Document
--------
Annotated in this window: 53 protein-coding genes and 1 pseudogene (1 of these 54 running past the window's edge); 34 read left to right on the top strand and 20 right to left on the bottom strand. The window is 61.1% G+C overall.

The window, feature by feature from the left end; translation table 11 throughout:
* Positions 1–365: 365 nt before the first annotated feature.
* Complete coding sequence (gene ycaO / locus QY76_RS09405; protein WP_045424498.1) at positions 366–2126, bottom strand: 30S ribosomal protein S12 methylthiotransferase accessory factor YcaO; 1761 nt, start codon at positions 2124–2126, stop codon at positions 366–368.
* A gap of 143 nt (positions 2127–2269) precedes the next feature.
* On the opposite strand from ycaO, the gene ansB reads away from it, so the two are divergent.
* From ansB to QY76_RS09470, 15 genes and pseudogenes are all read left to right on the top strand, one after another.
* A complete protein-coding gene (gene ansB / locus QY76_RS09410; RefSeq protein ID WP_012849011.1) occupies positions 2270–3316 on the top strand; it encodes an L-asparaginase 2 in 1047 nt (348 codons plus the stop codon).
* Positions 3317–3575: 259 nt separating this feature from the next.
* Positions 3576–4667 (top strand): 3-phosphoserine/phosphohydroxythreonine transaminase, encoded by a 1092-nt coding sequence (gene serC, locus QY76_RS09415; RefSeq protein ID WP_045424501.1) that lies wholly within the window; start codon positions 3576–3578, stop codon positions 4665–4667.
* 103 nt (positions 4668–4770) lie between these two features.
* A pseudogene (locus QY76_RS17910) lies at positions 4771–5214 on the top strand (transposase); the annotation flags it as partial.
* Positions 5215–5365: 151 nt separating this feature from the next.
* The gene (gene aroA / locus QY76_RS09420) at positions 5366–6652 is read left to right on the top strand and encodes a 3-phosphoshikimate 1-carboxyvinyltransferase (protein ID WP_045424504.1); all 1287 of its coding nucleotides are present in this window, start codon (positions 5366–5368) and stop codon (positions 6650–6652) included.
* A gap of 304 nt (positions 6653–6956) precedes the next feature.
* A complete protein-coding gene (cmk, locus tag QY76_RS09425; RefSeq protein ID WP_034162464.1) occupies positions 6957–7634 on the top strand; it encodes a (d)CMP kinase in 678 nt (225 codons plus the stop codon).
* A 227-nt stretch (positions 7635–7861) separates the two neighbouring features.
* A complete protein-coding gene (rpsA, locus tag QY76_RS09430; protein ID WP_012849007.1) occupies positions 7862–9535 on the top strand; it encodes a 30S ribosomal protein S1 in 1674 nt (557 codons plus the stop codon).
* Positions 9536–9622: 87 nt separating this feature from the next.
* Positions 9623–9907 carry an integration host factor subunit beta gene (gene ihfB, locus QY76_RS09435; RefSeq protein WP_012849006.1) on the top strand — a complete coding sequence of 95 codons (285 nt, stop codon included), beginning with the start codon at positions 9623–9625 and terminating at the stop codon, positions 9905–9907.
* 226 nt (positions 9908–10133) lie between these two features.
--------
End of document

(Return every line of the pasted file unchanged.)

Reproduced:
Annotated in this window: 53 protein-coding genes and 1 pseudogene (1 of these 54 running past the window's edge); 34 read left to right on the top strand and 20 right to left on the bottom strand. The window is 61.1% G+C overall.

The window, feature by feature from the left end; translation table 11 throughout:
* Positions 1–365: 365 nt before the first annotated feature.
* Complete coding sequence (gene ycaO / locus QY76_RS09405; protein WP_045424498.1) at positions 366–2126, bottom strand: 30S ribosomal protein S12 methylthiotransferase accessory factor YcaO; 1761 nt, start codon at positions 2124–2126, stop codon at positions 366–368.
* A gap of 143 nt (positions 2127–2269) precedes the next feature.
* On the opposite strand from ycaO, the gene ansB reads away from it, so the two are divergent.
* From ansB to QY76_RS09470, 15 genes and pseudogenes are all read left to right on the top strand, one after another.
* A complete protein-coding gene (gene ansB / locus QY76_RS09410; RefSeq protein ID WP_012849011.1) occupies positions 2270–3316 on the top strand; it encodes an L-asparaginase 2 in 1047 nt (348 codons plus the stop codon).
* Positions 3317–3575: 259 nt separating this feature from the next.
* Positions 3576–4667 (top strand): 3-phosphoserine/phosphohydroxythreonine transaminase, encoded by a 1092-nt coding sequence (gene serC, locus QY76_RS09415; RefSeq protein ID WP_045424501.1) that lies wholly within the window; start codon positions 3576–3578, stop codon positions 4665–4667.
* 103 nt (positions 4668–4770) lie between these two features.
* A pseudogene (locus QY76_RS17910) lies at positions 4771–5214 on the top strand (transposase); the annotation flags it as partial.
* Positions 5215–5365: 151 nt separating this feature from the next.
* The gene (gene aroA / locus QY76_RS09420) at positions 5366–6652 is read left to right on the top strand and encodes a 3-phosphoshikimate 1-carboxyvinyltransferase (protein ID WP_045424504.1); all 1287 of its coding nucleotides are present in this window, start codon (positions 5366–5368) and stop codon (positions 6650–6652) included.
* A gap of 304 nt (positions 6653–6956) precedes the next feature.
* A complete protein-coding gene (cmk, locus tag QY76_RS09425; RefSeq protein ID WP_034162464.1) occupies positions 6957–7634 on the top strand; it encodes a (d)CMP kinase in 678 nt (225 codons plus the stop codon).
* A 227-nt stretch (positions 7635–7861) separates the two neighbouring features.
* A complete protein-coding gene (rpsA, locus tag QY76_RS09430; protein ID WP_012849007.1) occupies positions 7862–9535 on the top strand; it encodes a 30S ribosomal protein S1 in 1674 nt (557 codons plus the stop codon).
* Positions 9536–9622: 87 nt separating this feature from the next.
* Positions 9623–9907 carry an integration host factor subunit beta gene (gene ihfB, locus QY76_RS09435; RefSeq protein WP_012849006.1) on the top strand — a complete coding sequence of 95 codons (285 nt, stop codon included), beginning with the start codon at positions 9623–9625 and terminating at the stop codon, positions 9905–9907.
* 226 nt (positions 9908–10133) lie between these two features.